UPHAM, William H., ex-governor of Wisconsin, was born in Westminster, Massachusetts, on the 3rd of May, 1841.º He traces his ancestry back in direct line to John Upham of Somersetshire, England, who came to this country in 1635, and settled in Weymouth, Mass. W. H. Upham received his primary education in his native village, and when eleven years of age came west with his father's family to Niles, Michigan. There his father died, and the family came on to Racine. In the last named place young Upham continued his studies until the outbreak of the civil war, when he became a soldier in the Second Wisconsin infantry. He took part with his regiment in the first battle of Bull Run, July 21st, 1861, was shot through the lungs and left for dead on the field of battle. The report of his death reached his home, the papers published eulogies of him and an eloquent funeral sermon  p64 was preached in one of the Racine churches. Seven months after the battle he was discovered in Libby prison in Richmond. He had been found on the battle field, not dead, as his comrades had supposed, but seriously though not fatally wounded, and carried off to a hospital, where he recovered and was then held as a prisoner of war. After months of prison life, he was paroled, and went to Washington. President Lincoln, hearing of his wonder­ful experiences, sent for him in the hope of gaining important information from him concerning affairs in the south, and such information young Upham gave. The president was so pleased with the bearing of the young man that he procured for him an appointment to the West Point military academy, from which he graduated with honor, after completing the regular course of study, and was commissioned lieutenant in the regular army. At the end of ten years of service in the army, Lieutenant Upham resigned his commission, and returned home.

Almost immediately upon returning to civil life he became interested in the lumbering business at Marshfield, Wisconsin, built a saw-mill, and later established a furniture factory, opened a large general store, and was one of the organizers of the First National bank, of which he was chosen president. In addition to these he operates a large planing mill, a machine shop, and a very extensive flouring mill. June 27th, 1887, Marshfield was almost entirely destroyed by fire, and the homeless inhabitants were in despair. Though the heaviest loser, Major Upham was not discouraged, but announced that the little city should be rebuilt; and by the first of January following sixty-two substantial brick blocks were built and occupied, and the city was again started on a career of industrial progress. His work in this dark hour in the town's history shows most clearly the courage and unconquerable spirit of the man under the most adverse circumstances.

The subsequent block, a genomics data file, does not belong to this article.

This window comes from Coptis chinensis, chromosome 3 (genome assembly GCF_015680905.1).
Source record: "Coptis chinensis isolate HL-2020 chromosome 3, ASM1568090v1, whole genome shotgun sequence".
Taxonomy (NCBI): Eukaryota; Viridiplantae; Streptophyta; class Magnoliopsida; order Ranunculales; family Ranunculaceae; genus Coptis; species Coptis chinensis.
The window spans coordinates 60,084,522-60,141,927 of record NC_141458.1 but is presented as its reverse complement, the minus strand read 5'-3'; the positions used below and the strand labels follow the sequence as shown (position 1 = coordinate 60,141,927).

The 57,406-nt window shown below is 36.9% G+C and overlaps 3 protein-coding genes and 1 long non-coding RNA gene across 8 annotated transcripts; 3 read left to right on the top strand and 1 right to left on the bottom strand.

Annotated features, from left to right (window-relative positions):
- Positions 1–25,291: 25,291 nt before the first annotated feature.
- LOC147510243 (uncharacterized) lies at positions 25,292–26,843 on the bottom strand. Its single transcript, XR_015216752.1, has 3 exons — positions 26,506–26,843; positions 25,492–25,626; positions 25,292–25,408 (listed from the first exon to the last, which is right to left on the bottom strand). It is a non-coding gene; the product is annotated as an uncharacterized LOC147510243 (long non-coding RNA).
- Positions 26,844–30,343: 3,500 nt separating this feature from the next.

Major Upham married Miss Mary C. Kelley, an accomplished and benevolent lady of Quaker ancestry, and they have two daughters.

He has retained a lively interest in military affairs, is a member of the Loyal Legion, the Grand Army of the Republic, has been commander of the latter for the Department of Wisconsin, and was once a member of the board of visitors to the naval academy at Annapolis, Maryland.

He has been long an active and earnest Republican, and has rendered his party great service in its campaigns. He was the Republican candidate for governor in 1894, and was elected by the then unprecedented plurality of 53,869. His popularity among his neighbors was shown by the fact that although his county, Wood, gave a Democratic plurality in 1892, of 441, in 1894 it gave Major Upham a plurality of 1,123.

Toward the close of Gov. Upham's term he made public announcement that he should not be candidate for renomination, and this the nomination went to Major Scofield.

Upon the expiration of his term of office, Gov. Upham cheerfully retired from his official duties to resume again the active control of his extensive business at Marshfield.

Finally, according to an article once online at the Milwaukee Sentinel, Nov. 9, 2003 (page now deleted), after his wife died, he "had a boat built for himself. A storm during one of his journeys forced him to dock at Beaufort, N.C., near Cape Hatteras. It was there he happened to meet Grace Mason. He was 73. She was 29. They married in 1915 and came back to Marshfield" — and proceeded to have children who were still living in 2003.